"An X-ray averages around 200 megabytes, then you have PET scans and mammograms—3D mammograms are 10 gig files, so they're enormous," Busch said. "We go through terabytes a year in storage. We've calculated out that we save about 7 seconds an exam, which might seem like, 'Who cares,' but when you read 20,000 or 30,000 exams every year, it turns out to be something like 10 days of productivity you're saving just from a bandwidth upgrade."
While 10 gig connections sound excessive at the moment, Busch says his family quickly started using all of its 1 gig bandwidth.
"We ballooned into that gig within eight or nine months. With my kids watching Netflix instead of TV, with me working, we did utilize that bandwidth," he said. "There were situations where my daughter would be FaceTiming and the others would be streaming on the 4K TVs and they'd start screaming at each other about hogging the bandwidth. We don't see that at 10 gigs."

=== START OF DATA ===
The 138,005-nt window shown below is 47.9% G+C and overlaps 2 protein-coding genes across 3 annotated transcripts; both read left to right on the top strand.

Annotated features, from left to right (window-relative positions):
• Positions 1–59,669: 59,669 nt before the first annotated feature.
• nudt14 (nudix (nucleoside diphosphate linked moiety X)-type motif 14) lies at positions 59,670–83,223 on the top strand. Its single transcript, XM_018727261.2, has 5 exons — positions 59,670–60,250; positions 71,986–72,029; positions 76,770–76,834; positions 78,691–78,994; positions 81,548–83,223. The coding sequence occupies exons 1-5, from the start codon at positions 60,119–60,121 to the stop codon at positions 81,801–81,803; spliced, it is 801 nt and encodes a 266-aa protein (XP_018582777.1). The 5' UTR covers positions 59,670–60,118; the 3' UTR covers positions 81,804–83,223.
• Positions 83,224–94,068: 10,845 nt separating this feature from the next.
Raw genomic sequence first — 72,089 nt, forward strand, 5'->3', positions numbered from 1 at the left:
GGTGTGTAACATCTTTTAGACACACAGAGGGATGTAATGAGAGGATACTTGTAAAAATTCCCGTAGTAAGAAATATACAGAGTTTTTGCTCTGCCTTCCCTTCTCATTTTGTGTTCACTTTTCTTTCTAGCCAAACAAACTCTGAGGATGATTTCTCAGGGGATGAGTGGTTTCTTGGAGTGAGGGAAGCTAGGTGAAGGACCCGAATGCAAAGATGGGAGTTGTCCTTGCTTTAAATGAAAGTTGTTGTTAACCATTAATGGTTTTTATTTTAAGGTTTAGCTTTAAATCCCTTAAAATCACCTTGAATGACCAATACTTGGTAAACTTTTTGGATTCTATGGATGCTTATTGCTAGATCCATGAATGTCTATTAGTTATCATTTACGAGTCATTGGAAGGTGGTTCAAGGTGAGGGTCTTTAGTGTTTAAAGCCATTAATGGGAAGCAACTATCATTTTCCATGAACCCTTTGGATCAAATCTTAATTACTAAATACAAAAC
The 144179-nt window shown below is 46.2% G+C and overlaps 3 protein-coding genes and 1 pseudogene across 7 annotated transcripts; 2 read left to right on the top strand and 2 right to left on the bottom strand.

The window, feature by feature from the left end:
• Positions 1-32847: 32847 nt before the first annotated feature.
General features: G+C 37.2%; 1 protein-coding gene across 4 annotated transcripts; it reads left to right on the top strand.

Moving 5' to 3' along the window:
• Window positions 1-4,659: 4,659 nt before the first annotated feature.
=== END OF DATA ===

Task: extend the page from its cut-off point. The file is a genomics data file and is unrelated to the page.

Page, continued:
"You get used to everything happening instantly"
Most importantly, though, his connection has made him a better gamer, because of a phenomenon known as "host advantage" that exists on games that use peer-to-peer servers.
"If you play first person shooters and you're the host, you get a few milliseconds advantage on other people you're playing against," Busch said. "If you have a gig connection, you're always host, so you end up ruling. I used to play with my buddies online, and one was from Chattanooga so it was always me or him who was the host. We'd always rule Call of Duty with 20 or 30 kills."
"You get used to everything happening instantly," he added. "Windows updates, app downloads—instant. The only thing that ties it up is processing power, not the connection."
"Offering 10 gigs has the symbolic value of 'plenty.' It shows our technology can do what no one else can do."